Friday, April 18, 2014

Bristerfest 2014 Brings Live Music, Film, and Food

Posted By on Fri, Apr 18, 2014 at 3:15 PM


A week after popular artists from around the world perform at the Beale Street Music Festival, Memphians will have a chance to witness local music sensations at the fourth annual Bristerfest.

Everything from rap, rock, reggae, bluegrass, funk, and other genres will fill the eardrums of attendees during the three-day festival. It will take place May 9th through the 11th at Cooper Walker Place (1015 Cooper St.) in the Cooper-Young District.

Jack Simon, founder of Brister Street Productions and the brains behind Bristerfest, said there would be three stages for the event — two inside of Cooper Walker Place and one in the venue’s parking lot.

“We’ll have activities and entertainment on each stage the entire time,” Simon said. “Maybe you don’t like the band on the outside stage. Well, go inside, and there are two other bands performing.”

The massive line-up of artists performing during the three-day festival includes Dead Soldiers, FreeWorld, Ghost Town Blues Band, Spaceface, Tyke T, Chinese Connection Dub Embassy, Preauxx, and Mason Jar Fireflies.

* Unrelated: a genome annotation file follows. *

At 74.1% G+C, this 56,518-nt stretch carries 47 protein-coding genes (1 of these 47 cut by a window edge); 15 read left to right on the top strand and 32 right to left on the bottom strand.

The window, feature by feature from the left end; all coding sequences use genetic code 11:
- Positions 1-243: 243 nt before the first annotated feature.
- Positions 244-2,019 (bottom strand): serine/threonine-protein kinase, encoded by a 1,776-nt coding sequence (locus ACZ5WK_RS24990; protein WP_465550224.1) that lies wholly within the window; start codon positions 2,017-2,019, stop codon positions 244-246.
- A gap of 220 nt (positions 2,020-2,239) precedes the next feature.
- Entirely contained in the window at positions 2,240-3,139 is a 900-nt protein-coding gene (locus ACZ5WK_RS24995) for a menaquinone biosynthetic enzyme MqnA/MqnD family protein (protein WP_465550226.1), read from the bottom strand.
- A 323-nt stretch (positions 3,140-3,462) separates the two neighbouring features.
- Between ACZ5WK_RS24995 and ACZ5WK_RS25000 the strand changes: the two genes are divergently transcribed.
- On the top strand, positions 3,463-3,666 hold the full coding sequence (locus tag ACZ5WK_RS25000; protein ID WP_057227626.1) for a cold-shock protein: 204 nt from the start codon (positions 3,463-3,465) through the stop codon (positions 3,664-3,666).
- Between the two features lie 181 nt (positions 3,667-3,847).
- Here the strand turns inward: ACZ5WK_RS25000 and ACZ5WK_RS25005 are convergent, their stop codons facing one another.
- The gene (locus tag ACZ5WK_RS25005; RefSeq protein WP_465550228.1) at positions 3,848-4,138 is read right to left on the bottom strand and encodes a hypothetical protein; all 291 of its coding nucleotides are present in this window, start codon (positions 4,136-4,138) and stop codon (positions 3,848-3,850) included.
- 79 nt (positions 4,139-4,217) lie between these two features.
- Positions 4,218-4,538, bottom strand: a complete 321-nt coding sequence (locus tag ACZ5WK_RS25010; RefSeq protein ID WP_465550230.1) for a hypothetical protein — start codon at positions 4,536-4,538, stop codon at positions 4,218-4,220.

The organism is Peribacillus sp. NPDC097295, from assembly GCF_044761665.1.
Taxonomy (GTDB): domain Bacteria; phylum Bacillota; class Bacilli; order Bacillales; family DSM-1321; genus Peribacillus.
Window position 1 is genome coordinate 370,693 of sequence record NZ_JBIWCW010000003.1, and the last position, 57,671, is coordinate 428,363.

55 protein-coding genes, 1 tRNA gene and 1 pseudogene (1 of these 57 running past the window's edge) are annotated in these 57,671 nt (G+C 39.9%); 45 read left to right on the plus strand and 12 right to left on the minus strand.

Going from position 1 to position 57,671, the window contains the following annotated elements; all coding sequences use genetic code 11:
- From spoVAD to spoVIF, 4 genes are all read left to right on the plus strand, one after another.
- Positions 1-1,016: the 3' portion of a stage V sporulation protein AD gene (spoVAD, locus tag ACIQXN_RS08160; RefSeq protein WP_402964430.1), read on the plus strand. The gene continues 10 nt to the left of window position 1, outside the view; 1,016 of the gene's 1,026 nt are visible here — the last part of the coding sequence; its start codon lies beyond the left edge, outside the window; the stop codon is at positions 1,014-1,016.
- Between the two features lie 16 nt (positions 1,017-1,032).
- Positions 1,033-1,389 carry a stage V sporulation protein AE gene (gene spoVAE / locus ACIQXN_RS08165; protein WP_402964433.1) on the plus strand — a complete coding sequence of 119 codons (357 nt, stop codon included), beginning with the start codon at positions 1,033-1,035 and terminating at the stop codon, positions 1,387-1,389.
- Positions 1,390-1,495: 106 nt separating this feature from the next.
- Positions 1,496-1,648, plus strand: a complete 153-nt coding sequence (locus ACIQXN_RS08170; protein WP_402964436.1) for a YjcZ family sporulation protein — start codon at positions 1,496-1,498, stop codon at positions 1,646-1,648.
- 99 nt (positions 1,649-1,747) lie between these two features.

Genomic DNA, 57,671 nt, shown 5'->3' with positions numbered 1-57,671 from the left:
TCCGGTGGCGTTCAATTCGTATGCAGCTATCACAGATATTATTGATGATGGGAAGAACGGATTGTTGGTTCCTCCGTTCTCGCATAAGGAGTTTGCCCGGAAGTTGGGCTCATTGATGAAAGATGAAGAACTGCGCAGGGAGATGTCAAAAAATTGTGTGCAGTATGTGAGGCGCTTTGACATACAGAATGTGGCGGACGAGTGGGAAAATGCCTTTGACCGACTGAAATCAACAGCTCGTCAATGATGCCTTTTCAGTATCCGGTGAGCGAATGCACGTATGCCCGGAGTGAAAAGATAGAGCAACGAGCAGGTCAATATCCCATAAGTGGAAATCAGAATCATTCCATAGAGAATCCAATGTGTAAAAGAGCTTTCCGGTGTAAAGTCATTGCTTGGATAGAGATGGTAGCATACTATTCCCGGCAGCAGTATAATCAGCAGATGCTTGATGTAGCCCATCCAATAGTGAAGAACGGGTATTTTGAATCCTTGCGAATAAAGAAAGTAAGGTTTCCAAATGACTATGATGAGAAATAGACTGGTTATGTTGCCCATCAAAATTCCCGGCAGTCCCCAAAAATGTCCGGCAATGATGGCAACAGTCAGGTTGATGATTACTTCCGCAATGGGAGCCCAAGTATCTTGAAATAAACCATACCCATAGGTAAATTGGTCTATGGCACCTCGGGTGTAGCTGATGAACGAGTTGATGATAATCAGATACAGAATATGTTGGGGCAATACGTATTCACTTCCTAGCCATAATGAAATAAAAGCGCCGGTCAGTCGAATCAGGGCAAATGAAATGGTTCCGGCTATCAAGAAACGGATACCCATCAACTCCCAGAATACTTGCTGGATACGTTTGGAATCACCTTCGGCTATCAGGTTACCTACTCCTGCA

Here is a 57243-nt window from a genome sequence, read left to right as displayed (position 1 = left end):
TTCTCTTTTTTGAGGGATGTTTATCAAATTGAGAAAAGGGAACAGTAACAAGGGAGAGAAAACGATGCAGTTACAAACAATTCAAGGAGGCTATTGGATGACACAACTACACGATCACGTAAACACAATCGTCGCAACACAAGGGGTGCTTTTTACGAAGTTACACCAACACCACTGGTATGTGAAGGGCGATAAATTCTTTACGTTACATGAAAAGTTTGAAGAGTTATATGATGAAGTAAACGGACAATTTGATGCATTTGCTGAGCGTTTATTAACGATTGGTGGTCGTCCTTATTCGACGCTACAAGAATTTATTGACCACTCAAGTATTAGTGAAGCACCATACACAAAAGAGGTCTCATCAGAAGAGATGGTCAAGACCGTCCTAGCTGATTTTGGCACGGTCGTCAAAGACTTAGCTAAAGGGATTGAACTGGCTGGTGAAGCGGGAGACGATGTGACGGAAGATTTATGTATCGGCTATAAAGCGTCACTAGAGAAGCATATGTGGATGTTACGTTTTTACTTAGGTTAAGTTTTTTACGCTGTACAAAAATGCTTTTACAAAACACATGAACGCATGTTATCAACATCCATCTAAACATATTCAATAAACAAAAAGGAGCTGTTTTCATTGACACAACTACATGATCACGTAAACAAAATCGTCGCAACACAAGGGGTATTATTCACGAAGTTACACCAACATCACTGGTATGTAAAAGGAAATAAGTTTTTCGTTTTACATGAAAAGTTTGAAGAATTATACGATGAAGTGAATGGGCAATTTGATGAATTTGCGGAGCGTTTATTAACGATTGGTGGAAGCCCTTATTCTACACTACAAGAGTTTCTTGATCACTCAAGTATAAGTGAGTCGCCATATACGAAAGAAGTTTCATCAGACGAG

There will also be a film festival presented by Black Lodge Video, live art, food trucks, local craft beer, yoga, poetry, and more activities throughout the weekend.

Proceeds raised from Bristerfest will benefit GrowMemphis, a local non-profit that creates gardens in urban communities and promotes food sustainability. This will be the third year that donations are made to the organization. Thus far, more than $4,000 has been given to GrowMemphis as a result of Bristerfest.

“For each individual, health is important,” Simon said. “We want to keep that health-conscious attitude rolling through Memphis. With things like the food deserts, it’s great to be able to somehow help that with whatever we can do. It might not solve the problem, but if we can change the lives of a few people, that’s a success.”

Since 2011, more than 1,200 people have attended the diverse, family-friendly event, which brings attention to local and regional talent. And Simon anticipates this year being the biggest festival yet.

“The first year was a backyard party at the Levitt Shell with close friends. It was nine bands, one day,” Simon reminisced. “Since then, we’ve promoted far and wide. It’s good to see it grow. This year will be our first year doing three days, three stages, adding the film festival, and 70-plus performing artists. I’m thankful for the support. If people didn’t care about it and support it, there wouldn’t be a festival.”

A one-day pass for the event is $15. A three-day pass is $35. To find out more information about the festival and/or purchase tickets, visit

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